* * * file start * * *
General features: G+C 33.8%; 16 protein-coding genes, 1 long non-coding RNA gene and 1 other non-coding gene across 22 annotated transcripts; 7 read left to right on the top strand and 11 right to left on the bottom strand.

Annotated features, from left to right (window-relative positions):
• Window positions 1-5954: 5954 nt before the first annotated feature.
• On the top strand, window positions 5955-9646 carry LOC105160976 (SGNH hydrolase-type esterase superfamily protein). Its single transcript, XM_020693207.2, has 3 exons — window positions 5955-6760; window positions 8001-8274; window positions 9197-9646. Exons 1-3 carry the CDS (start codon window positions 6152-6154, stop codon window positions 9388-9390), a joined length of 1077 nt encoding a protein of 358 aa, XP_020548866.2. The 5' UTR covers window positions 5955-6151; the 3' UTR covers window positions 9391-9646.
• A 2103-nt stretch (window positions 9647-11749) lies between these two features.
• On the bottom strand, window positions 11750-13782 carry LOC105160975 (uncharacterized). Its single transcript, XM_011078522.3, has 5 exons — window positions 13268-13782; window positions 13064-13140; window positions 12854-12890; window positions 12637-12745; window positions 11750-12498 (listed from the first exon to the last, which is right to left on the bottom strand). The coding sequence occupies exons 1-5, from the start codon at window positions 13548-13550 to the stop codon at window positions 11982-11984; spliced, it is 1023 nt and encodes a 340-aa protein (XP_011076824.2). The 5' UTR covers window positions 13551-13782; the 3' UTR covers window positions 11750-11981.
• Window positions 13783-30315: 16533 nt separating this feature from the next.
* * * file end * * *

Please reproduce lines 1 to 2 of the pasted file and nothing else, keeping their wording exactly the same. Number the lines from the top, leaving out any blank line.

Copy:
General features: G+C 33.8%; 16 protein-coding genes, 1 long non-coding RNA gene and 1 other non-coding gene across 22 annotated transcripts; 7 read left to right on the top strand and 11 right to left on the bottom strand.

Annotated features, from left to right (window-relative positions):